World Cup 2022: Argentina, France play best final ever
After Ousmane Dembele fouled Angel Di Maria in the box and referee Szymon Marciniak pointed to the penalty spot, all eyes turned in one direction.
Lionel Messi picks up the ball. With a country’s pressure on him, that ball could weigh as much as a sack of bricks for the average person. Instead, he hit it as many times as a basketball as he approached the penalty spot. He stared at the ball after he put it down, wiped the sweat from his forehead, then looked to his left bicep and adjusted his captain’s armband. A deep breath followed.
Not many people can carry out the ritual of placing such high expectations on their shoulders, but few understand this feeling as well as Messi.
The penalty itself went on as usual, an initial burst that led to a few slow and steady strides, eyes darting to the France captain and goalkeeper Hugo Lloris all the way. Then his chest and shoulders send Lloris in one direction, his feet in the other direction.
Twelve minutes later, Messi transitioned from defense to attack right inside his own half with a smooth, delicate touch befitting the bisht – often worn by Saudi royalty – he was gifted with after the game. He lured both French centre-backs Raphael Varane and Dayot Upamecano with the first touch, then passed the ball to Julian Alvarez on the right, who immediately made a pass to Alexis Mac Allister, whose huge space to enter because of Messi’s attention. His first ball went to Di Maria, who shot confidently and celebrated the goal in tears after missing the 2014 World Cup final through injury.
Di Maria missed the Round of 16 last tournament against Australia due to injury, coming on in the penalty shootout against the Netherlands in the quarter-finals, then missing out altogether in the semi-finals. In an explosive first half for Argentina in the World Cup final, he earned the penalty that led to his team’s first goal and has now doubled the lead. What a call from coach Lionel Scaloni to start Di Maria, who, like Messi, is dreaming of a World Cup title in what could be his final achievement on the international stage.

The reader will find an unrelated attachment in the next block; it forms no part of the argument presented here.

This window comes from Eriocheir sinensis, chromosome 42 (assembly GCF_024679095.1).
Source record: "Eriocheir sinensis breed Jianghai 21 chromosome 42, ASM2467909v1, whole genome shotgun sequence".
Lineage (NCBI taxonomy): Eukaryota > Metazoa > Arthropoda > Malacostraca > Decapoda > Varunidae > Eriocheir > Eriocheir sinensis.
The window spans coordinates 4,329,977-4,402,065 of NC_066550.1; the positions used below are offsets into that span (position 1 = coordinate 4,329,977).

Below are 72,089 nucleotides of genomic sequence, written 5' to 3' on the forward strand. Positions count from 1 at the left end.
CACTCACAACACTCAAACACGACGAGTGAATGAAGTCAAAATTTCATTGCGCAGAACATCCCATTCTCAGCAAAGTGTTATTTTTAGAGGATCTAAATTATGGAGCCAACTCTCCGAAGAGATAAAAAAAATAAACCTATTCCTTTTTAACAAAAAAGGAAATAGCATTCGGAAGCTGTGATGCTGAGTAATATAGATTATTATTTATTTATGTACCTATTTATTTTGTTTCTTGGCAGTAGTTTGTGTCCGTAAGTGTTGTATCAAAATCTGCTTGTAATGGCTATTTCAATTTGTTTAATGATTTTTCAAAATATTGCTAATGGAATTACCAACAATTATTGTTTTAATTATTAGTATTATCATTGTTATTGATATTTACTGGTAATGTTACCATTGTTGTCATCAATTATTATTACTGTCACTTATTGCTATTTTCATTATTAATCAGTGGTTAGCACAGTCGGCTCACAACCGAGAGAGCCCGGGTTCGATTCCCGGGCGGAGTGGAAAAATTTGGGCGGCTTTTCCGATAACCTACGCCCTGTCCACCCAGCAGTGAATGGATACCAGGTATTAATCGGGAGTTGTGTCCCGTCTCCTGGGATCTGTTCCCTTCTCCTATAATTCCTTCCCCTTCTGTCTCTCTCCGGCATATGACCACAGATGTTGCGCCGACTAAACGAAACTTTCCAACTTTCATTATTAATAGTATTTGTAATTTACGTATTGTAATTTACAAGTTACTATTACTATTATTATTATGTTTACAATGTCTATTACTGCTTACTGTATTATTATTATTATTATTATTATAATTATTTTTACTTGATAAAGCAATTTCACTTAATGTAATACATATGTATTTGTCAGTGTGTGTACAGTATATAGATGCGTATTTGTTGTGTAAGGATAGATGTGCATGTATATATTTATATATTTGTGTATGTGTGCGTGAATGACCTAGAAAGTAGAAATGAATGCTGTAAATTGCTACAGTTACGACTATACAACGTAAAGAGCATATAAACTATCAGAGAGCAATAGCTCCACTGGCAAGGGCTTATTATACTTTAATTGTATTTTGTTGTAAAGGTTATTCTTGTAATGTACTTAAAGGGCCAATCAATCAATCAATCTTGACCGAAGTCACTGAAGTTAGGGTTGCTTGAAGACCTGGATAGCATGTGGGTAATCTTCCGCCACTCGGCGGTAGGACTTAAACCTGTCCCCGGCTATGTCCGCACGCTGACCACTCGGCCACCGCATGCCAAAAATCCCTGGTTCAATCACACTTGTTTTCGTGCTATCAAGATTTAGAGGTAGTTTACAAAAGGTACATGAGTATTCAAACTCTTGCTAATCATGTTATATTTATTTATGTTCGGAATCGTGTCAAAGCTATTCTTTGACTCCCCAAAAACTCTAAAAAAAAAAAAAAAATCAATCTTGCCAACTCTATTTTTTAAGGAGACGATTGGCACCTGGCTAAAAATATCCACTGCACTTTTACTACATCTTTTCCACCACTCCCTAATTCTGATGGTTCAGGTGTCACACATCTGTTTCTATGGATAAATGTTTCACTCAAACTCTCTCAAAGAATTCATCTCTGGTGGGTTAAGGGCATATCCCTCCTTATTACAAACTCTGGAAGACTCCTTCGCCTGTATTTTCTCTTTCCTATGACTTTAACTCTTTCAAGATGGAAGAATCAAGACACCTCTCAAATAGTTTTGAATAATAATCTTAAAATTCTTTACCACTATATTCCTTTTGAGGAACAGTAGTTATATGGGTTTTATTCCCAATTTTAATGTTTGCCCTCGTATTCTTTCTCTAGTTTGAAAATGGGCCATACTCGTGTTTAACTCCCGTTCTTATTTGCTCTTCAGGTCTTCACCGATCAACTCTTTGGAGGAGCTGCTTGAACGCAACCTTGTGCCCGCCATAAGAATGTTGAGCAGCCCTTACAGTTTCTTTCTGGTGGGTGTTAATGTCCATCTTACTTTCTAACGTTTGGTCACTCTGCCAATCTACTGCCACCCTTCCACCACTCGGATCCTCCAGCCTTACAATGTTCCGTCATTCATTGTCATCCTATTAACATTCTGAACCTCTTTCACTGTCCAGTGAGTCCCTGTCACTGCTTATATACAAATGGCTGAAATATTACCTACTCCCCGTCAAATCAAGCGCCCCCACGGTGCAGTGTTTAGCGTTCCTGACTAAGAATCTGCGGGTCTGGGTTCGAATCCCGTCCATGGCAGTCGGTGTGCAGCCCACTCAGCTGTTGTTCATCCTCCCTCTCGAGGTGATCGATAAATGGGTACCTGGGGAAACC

Messi seems destined for his crowning achievement, but no good movie is complete without a villain or a few twists and turns.
Even in a desperate situation, teams will rarely change before halftime. It felt bone-chilling, isolating when he was started before he even had a chance to regroup at the break, but France coach Didier Deschamps decided he couldn’t wait because of the emotion.
Seemingly angry with the way his side were exposed on the flanks, Deschamps pulled out star striker Olivier Giroud – who looked quite baffled seeing his time running out – and moved Kylian Mbappe into midfield. center after having the fewest touches on the field. player to that point. Dembele, who conceded a penalty, was also dropped and Marcus Thuram instead poked Mbappe on the left to fight back more. Randal Kolo Muani also comes on and will do the same on the opposite side.
Argentina remained in control for the first 20 minutes of the second half and a French team that had never been behind in the first half in six games were still without a shot on target.
Desperate times call for reckless measures and Deschamps has eliminated the only man in the whole tournament worthy of mention besides Mbappe and Messi. Antoine Griezmann’s tournament with cunning and bravery is over and before the flu-stricken Kingsley Coman, who, along with Mbappe, Muani and Thuram, has bet all his strength on speed and power to turn the tide.
Argentina remained in control, but as if bored with the script, the occasionally erratic veteran defender Nicolas Otamendi showed his age as new substitute Muani – 10 years younger – overtook him. to grab a hopeful ball in the box and earn a penalty in the 80th minute kick.
Now it’s Mbappe’s turn to show how strong his shoulders are.